During their first year as a family, between their marriage and sealing in the Endowment House, Amanda and Joseph Brigham’s first little baby girl, Amanda Ellen,[27] was born-6th of October, 1869 in Springdale, Kane County, Utah.[28] Census records in 1870 list Joseph Ney [sic], a farmer of 23; Amanda, 14 [sic] and Amanda, 8 months, living in Pine Valley, Utah, next door to Amanda’s father, mother, brothers and sisters.[29] Their second baby, Joseph Brigham Jr., was born 14th February 1872 in Gunnison, Sanpete County, Utah,[30] followed two years later by another boy, Oliver Hale Nay, born 4th April 1874 in American Fork, Utah County, Utah. This baby boy only lived four months and died on 8th August 1874.[31] Mary Elizabeth Nay (known as Flora Mary on her marriage certificate) was also born in American Fork, two years later, 5th January 1876.[32]

The family life of Joseph Brigham and Amanda seemed marked with change, and typically, this stay in American Fork was not to last too long. The family was next found in Kingston, Piute County, Utah. J. B. Nay and Amanda E. Nay are listed among others (including Amanda’s brother-in-law, J. W. White, Jr.) as members of the Kingston United Order, 1877.[33] The Nays were also in Kingston for the 1880 census on the 5th of June. Brigham, 34, is a laborer, living with his wife, Mandey [sic], 29, and their children, Ellie, 12, Joseph, 10, Mary, 8, and John, 6.[34] The ages listed in the census for the younger three children do not match the birthdates on the family records. According to the family, John Eugene was born just two years before in Pine Valley, on 23rd April 1878.[35] The family dates are validated by an 1884 list of children in the Kingston School, which includes Amanda Ellen, Joseph Brigham, Mary Elisabeth [sic]; and John Eugene, along with their birthdates.[36]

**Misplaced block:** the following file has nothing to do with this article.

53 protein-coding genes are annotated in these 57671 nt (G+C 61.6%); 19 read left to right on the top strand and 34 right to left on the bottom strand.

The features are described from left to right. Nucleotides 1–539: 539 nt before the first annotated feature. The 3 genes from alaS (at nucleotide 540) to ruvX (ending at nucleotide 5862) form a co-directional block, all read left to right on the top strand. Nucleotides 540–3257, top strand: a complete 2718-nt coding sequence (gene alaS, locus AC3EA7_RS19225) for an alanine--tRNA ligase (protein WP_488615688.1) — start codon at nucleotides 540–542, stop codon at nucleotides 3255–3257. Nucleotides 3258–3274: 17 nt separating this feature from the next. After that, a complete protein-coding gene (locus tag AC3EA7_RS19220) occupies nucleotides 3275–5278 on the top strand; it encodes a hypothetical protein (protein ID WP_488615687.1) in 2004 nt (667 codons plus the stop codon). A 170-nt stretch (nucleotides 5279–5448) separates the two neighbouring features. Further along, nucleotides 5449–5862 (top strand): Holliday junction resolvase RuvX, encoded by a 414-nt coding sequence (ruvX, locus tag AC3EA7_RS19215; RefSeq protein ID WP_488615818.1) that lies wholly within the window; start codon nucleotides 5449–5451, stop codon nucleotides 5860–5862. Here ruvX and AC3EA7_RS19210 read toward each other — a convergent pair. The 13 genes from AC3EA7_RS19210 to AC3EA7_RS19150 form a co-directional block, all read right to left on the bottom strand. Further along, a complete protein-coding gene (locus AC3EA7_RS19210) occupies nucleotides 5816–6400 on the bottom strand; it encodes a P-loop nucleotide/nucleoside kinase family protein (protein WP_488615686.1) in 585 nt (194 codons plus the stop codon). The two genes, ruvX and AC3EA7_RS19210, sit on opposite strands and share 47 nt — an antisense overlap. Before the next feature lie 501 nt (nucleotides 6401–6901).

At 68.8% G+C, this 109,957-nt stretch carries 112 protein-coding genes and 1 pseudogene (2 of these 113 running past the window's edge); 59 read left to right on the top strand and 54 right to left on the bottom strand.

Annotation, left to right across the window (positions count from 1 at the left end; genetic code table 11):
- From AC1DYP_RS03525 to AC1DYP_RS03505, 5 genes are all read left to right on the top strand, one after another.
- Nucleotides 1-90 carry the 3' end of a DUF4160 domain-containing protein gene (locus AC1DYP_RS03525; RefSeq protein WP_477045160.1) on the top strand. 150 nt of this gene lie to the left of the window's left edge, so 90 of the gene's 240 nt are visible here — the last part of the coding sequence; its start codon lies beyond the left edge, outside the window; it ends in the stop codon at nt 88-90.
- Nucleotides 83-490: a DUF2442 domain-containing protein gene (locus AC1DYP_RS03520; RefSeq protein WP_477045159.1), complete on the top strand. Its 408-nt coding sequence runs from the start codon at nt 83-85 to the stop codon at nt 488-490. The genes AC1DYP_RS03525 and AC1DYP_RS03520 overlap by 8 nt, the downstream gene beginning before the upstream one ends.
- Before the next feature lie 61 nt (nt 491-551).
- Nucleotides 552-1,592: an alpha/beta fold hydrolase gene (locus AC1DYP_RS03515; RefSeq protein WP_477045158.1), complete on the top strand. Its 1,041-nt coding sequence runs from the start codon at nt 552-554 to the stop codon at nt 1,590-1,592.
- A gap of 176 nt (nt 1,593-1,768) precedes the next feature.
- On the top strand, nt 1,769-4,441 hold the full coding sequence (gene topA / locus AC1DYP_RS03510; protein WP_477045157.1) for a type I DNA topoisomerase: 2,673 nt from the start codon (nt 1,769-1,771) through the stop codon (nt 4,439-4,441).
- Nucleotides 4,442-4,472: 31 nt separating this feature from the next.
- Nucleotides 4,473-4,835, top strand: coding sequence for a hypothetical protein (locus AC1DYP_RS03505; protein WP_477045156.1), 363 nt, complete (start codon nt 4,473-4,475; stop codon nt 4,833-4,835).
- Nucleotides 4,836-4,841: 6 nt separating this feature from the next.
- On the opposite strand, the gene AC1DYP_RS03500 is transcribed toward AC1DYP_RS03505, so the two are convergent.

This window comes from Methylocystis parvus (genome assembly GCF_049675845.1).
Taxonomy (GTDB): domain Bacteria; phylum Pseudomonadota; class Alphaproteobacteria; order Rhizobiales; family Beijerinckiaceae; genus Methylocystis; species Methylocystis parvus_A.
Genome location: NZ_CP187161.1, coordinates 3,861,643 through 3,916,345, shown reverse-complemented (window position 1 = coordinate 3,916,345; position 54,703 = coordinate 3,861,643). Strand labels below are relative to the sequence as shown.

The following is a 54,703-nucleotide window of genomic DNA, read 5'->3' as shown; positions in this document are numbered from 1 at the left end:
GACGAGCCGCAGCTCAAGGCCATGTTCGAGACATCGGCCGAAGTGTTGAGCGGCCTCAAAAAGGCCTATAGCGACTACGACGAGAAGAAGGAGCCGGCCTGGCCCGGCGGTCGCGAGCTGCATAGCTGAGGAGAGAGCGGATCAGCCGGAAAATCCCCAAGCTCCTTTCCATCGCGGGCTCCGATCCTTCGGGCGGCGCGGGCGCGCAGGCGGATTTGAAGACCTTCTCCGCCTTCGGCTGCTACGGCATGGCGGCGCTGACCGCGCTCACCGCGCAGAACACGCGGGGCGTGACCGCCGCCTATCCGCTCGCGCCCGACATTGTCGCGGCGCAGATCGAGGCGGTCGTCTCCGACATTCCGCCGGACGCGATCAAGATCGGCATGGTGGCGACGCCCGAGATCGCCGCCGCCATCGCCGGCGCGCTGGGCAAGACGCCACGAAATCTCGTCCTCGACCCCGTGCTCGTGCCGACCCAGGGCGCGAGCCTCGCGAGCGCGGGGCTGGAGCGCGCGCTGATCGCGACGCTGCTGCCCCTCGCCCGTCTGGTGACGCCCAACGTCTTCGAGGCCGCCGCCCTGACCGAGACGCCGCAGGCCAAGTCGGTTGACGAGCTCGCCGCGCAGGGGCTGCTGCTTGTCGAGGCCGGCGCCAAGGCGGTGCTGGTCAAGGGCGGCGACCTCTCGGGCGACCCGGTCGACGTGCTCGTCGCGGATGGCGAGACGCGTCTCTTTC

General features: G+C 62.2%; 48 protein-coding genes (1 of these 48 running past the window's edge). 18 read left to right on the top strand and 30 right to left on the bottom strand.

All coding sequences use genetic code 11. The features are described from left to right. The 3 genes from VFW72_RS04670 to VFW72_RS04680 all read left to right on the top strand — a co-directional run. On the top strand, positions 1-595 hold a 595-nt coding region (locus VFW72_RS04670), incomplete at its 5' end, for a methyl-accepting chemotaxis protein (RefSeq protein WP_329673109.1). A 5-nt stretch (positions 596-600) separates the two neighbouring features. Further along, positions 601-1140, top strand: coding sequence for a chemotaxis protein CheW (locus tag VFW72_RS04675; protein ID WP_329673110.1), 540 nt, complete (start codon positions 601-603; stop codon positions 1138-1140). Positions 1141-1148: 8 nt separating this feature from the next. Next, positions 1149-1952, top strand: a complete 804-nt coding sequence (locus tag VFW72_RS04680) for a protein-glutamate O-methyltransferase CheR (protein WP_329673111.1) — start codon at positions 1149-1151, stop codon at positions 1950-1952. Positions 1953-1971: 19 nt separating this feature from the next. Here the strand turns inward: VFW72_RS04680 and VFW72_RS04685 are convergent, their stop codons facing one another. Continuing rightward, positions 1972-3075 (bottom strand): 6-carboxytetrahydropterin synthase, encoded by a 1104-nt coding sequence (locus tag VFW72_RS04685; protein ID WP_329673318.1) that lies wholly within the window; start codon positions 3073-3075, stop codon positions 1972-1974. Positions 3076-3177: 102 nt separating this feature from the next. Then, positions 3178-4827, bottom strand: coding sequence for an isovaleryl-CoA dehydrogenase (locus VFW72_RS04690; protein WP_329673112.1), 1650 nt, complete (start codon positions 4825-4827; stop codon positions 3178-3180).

Family records show two more daughters, Thirza Angeline and Rowena, born in Utah-Thirza in Circleville in 1881 and Rowena in Grass Valley in 1883.[37] Another boy, George Melvin, was born and died shortly thereafter in Circleville, Piute County, Utah.[38] We may interpret their many moves as a family lifestyle of always seeking a better place or more success. They were often found where extended family members were also living. Perhaps these family members or friends may have recommended new living circumstances that may be more to their liking. We know that they had little money. A poignant description of the family is included in a letter written to Governor Thomas of Utah by an inmate of the state penitentiary, E.K. Fisher. Mr. Fisher wrote in regard to the case of Joseph Brigham Nay, Jr. who was serving a sentence for complicity in the robbery of a train in 1889.

Joseph Nay and myself were arrested in Ogden of the seventeenth of September 1889 for train robbery. The officers in whose charge we were practiced on the fears of said Nay, which caused him to admit we were two persons who perpetrated said robbery, but of the fact of his being forced to commit said act of violence he never spoke, because he felt his life in danger by the admission of the true facts.

As he is only a boy I take this opportunity of informing you that I did force the said Nay to assist me in committing this robbery. He was at this time but seventeen years of age. I persuaded him to leave home in order to find employment with the view of assisting his parents who were and are in very straitened circumstances. He had until this meeting lived at home working on a farm. In fact he had never left the parental home before. When I proposed this robbery he objected, but I finally obtained his consent by threats and promises of money which would enable him to assist his parents in lightening the cares of this life; at the last moment he again refused; then I told him if he refused I would kill him which he believed I would do, as I had instilled in his mind the desperate character he thought I was.

I fear I not only caused this young man to leave a humble but happy home, but have forced him to do that which has caused him, and his, such distress, even though it was committed in opposition to his better judgment. My intentions for the future are to reform, and as this is the only way I can in a measure make reparation to one whom I have so greatly wronged, I hasten to do what is left in my power.[39]


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